Many Health Problems Are Directly Related to Stress

There’s an issue that doctors and patients don’t discuss that’s among the most important contributors to ill health: it’s money, and it’s something Alexandra Drane calls an “Unmentionable.”

Alex, Founder, Chief Visionary, and Board Chair at Eliza Corporation, coined Unmentionables as those aspects of daily living which everyone deals with, but few like to talk about: like sex (whether too much, too little), drugs (abusing), drinking (too much), toileting problems (such as incontinence or pooping problems), sleep trouble, and caring for others (not ourselves so much). These daily life challenges can negatively impact health, with financial stress being one of the prime and most ubiquitous stressors among all of the Unmentionables.

I spent time last week with Alex and her team brainstorming these aspects of health – where people live, work, play, pray, and sleep, and not in the doctor’s office –  and revisited Helping Employers and Employees Navigate the Health/Wealth Convergence, from Manning & Napier, published in February 2013. Based on the update on the Unmentionables, and the sputtering U.S. economy as reported by Fannie Mae (and notwithstanding a relatively bullish stock market in the first half of 2013), I dug out the chart included in the report which speaks to the impact of stress and debt on health from an AP/AOL Health Poll.

Specifically, people relate high levels of stress from debt to some major health issues, including back pain, migraines and headaches, sleeping problems (one of the Unmentionables in and of itself), anxiety, gut issues, and depression. The incidence of high blood pressure is somewhat elevated in stress-filled people, but in peoples’ minds, it’s not as directly related to money stress as these other health conditions are.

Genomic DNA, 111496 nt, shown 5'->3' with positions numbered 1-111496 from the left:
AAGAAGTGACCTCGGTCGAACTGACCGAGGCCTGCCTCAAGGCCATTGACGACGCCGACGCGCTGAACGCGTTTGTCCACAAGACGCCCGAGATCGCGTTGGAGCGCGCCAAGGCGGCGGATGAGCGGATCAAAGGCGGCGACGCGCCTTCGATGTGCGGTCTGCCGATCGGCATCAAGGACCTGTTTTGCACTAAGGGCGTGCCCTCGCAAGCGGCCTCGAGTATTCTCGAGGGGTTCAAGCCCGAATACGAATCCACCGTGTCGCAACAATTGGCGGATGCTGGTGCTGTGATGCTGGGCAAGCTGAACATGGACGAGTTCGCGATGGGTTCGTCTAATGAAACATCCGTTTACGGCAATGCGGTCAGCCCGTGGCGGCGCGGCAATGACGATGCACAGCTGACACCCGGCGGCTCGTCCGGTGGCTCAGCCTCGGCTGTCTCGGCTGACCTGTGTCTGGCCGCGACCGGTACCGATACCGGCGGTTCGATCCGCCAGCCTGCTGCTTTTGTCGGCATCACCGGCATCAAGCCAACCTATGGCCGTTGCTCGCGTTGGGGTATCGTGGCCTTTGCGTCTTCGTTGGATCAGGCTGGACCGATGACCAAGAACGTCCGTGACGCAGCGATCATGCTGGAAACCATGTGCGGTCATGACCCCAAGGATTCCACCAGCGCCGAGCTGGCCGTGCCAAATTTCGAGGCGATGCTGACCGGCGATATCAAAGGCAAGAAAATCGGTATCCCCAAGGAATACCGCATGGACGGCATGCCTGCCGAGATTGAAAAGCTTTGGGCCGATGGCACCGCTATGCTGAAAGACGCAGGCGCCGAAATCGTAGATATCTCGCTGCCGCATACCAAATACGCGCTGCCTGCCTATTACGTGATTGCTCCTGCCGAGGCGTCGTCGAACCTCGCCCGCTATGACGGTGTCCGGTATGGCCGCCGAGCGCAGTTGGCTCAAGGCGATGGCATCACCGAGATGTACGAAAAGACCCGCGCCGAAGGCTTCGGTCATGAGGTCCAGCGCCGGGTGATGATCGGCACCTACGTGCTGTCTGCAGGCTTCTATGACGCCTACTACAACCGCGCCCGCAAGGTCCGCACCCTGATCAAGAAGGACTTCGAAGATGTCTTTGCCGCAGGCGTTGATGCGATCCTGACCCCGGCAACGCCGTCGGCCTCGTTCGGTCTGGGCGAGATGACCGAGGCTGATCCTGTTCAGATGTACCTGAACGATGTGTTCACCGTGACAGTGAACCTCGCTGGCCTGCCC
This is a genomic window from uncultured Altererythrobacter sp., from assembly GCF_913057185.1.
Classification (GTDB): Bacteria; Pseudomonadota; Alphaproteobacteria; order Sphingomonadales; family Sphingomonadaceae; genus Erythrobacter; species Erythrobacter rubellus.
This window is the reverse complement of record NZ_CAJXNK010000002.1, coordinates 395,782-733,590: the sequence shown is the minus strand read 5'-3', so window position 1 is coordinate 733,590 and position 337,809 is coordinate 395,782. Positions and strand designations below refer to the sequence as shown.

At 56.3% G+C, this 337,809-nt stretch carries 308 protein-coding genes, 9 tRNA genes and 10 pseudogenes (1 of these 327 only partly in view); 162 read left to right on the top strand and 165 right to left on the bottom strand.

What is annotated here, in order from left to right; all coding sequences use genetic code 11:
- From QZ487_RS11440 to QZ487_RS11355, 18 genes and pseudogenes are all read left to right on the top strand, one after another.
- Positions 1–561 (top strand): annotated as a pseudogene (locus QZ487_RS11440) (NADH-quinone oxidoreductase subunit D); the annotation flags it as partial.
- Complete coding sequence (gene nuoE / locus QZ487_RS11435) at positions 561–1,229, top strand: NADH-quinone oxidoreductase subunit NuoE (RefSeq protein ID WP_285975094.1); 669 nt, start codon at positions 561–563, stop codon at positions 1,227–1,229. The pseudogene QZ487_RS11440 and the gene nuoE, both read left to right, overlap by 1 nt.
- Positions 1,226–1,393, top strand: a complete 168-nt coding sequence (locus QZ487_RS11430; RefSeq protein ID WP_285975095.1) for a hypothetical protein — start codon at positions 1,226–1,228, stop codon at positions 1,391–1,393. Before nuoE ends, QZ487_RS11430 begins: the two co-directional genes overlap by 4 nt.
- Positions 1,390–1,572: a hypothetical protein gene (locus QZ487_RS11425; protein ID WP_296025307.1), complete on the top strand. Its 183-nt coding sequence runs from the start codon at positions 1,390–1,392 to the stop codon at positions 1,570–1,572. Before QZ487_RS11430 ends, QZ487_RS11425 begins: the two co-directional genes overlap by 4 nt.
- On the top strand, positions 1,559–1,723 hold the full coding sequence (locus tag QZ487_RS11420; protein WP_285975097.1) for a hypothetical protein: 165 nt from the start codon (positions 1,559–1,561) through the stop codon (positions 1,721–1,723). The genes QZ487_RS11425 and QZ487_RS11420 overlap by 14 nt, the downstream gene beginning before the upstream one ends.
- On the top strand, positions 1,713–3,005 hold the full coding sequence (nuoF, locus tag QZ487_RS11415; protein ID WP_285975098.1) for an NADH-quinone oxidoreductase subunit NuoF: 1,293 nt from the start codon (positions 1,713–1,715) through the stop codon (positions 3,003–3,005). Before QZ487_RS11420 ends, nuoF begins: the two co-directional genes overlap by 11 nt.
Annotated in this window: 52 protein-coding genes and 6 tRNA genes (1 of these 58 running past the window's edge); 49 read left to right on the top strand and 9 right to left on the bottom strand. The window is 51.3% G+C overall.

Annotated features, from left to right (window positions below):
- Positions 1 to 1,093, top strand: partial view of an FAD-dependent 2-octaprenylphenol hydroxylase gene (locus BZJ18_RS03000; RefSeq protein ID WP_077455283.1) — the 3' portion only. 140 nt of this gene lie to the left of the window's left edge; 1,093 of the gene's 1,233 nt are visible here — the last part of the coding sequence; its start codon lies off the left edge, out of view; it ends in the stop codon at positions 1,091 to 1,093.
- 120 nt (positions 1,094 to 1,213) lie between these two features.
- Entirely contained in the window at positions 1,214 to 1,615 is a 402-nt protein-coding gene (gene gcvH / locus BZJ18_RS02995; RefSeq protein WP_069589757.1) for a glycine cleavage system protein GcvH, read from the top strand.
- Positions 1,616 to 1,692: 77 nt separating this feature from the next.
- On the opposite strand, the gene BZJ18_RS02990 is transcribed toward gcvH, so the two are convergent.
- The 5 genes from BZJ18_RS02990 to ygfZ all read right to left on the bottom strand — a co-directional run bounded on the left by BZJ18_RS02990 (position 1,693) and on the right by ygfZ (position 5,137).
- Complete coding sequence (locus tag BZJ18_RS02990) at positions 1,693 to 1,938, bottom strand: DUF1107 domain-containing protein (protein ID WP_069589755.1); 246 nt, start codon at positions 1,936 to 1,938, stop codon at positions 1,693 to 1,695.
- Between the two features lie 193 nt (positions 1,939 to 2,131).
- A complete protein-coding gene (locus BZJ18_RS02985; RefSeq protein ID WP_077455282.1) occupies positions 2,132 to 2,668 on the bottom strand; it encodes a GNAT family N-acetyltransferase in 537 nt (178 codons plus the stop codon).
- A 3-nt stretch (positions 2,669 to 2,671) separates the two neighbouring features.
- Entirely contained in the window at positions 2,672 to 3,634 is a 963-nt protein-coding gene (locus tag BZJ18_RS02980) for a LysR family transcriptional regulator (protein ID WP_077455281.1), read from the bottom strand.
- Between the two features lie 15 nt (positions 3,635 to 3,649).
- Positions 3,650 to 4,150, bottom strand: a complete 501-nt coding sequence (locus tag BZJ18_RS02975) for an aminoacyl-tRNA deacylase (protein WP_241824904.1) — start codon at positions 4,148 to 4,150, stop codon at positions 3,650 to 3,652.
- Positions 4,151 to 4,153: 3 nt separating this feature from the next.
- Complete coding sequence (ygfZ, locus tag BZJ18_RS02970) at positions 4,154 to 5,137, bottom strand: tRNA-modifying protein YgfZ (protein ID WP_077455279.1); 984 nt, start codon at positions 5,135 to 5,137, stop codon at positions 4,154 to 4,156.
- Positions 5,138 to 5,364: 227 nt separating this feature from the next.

An individual’s financial problem impacts their individual health, but it’s also a driver for employers’ health costs: The American Psychological Association Practice Organization published research in 2010 attesting to this fact. And, financial distress is a strong precursor to workplace absences – another cost for employers to consider.

Health Populi’s Hot Points:  The solution to the health/wealth challenge is multi-pronged. Americans tend not to save to the extent that other nations’ citizens do; to extend credit beyond Suze Orman’s sound recommendations to eliminate debt; and, to avoid health and health plan literacy compared to other shopping literacy like knowing how to buy a washing machine or automobile, or take out a home mortgage.

The interconnection between health and money is huge and must be mentioned, often, so that it’s not taboo. This is a society-wide issue that goes well beyond the impact on an individual American health citizen and her family. It impacts her community, her workplace and employer, and the unbending nature of U.S. health care costs. Promoting savings to make it more sexy would provide a buffer to sleeplessness, turning to alcohol and substances, headaches and backaches. And probably promote better sex lives, as well. Empirical evidence to follow!